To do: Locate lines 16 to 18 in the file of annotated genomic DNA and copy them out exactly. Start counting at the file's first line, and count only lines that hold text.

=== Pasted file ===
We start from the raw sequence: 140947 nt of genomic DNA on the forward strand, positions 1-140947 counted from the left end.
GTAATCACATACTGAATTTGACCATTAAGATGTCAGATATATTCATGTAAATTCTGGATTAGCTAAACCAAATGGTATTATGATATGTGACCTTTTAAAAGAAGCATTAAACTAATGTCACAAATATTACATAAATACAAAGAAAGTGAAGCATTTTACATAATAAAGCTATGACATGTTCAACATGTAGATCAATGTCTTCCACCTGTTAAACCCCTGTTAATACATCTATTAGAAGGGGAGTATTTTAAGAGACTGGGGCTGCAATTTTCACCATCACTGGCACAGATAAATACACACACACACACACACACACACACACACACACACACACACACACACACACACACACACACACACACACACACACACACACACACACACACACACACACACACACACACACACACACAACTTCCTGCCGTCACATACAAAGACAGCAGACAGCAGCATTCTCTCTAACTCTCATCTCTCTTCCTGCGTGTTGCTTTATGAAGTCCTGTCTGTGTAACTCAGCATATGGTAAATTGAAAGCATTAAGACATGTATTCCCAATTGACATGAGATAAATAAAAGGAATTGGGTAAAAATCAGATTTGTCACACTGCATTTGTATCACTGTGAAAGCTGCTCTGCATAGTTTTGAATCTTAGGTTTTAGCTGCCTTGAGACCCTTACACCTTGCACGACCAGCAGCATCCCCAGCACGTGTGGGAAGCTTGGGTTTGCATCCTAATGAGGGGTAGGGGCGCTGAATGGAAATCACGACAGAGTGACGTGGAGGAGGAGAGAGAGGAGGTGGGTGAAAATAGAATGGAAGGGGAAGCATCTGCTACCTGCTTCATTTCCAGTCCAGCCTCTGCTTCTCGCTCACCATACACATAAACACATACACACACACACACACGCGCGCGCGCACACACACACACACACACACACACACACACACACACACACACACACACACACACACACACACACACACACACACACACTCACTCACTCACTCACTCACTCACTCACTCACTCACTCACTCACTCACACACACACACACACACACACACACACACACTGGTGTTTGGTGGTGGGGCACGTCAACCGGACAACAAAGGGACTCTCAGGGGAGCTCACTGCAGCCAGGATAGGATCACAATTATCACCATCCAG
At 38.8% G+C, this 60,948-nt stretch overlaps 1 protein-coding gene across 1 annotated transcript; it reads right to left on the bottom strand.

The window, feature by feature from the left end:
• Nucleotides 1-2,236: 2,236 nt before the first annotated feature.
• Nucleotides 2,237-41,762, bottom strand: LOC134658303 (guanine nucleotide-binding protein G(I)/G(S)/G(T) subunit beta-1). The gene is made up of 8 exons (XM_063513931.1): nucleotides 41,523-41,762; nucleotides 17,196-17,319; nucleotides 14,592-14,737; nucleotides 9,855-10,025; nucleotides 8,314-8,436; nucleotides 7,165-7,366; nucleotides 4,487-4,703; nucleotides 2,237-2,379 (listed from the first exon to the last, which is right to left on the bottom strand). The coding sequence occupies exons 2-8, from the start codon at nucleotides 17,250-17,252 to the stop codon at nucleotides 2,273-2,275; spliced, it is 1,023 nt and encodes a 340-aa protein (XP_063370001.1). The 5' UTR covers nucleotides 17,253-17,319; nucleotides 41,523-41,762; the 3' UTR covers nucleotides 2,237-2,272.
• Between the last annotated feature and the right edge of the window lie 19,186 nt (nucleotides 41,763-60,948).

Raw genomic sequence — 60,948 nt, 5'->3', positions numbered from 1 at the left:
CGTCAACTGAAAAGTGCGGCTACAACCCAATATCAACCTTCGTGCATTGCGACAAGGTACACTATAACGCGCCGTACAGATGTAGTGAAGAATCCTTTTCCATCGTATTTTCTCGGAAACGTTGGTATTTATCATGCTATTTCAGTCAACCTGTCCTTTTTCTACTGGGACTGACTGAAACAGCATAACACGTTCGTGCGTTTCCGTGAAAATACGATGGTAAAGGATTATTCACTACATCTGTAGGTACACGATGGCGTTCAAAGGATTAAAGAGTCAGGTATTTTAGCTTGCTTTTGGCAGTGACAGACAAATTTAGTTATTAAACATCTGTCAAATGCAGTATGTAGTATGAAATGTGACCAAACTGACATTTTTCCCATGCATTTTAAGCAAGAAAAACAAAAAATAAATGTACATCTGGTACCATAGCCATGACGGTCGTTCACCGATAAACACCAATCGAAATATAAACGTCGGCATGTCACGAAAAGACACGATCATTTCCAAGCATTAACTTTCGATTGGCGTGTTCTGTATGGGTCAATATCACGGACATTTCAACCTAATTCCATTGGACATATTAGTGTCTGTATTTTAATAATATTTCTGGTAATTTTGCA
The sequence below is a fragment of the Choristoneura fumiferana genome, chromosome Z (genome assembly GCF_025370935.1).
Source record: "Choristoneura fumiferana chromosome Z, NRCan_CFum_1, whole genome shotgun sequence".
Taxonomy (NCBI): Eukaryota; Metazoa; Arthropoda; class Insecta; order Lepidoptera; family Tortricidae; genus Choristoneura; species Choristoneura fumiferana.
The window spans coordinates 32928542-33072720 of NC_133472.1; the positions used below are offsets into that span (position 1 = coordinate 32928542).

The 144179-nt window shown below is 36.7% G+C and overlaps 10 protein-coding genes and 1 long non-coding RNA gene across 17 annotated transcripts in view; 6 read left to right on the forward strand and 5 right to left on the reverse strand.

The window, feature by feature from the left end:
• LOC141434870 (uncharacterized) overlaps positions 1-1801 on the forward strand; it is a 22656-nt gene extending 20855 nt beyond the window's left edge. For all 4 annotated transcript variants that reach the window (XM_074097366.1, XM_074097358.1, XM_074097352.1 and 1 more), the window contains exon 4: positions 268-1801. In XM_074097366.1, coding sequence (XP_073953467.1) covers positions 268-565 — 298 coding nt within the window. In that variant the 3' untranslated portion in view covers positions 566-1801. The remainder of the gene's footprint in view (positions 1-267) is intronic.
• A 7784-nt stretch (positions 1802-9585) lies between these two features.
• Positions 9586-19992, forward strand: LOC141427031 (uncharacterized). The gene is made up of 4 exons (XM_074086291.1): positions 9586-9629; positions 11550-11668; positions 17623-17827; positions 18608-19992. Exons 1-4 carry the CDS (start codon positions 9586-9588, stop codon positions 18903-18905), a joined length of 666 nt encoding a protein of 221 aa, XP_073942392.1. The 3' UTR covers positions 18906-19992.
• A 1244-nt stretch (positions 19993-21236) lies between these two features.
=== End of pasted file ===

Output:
• LOC141434870 (uncharacterized) overlaps positions 1-1801 on the forward strand; it is a 22656-nt gene extending 20855 nt beyond the window's left edge. For all 4 annotated transcript variants that reach the window (XM_074097366.1, XM_074097358.1, XM_074097352.1 and 1 more), the window contains exon 4: positions 268-1801. In XM_074097366.1, coding sequence (XP_073953467.1) covers positions 268-565 — 298 coding nt within the window. In that variant the 3' untranslated portion in view covers positions 566-1801. The remainder of the gene's footprint in view (positions 1-267) is intronic.
• A 7784-nt stretch (positions 1802-9585) lies between these two features.
• Positions 9586-19992, forward strand: LOC141427031 (uncharacterized). The gene is made up of 4 exons (XM_074086291.1): positions 9586-9629; positions 11550-11668; positions 17623-17827; positions 18608-19992. Exons 1-4 carry the CDS (start codon positions 9586-9588, stop codon positions 18903-18905), a joined length of 666 nt encoding a protein of 221 aa, XP_073942392.1. The 3' UTR covers positions 18906-19992.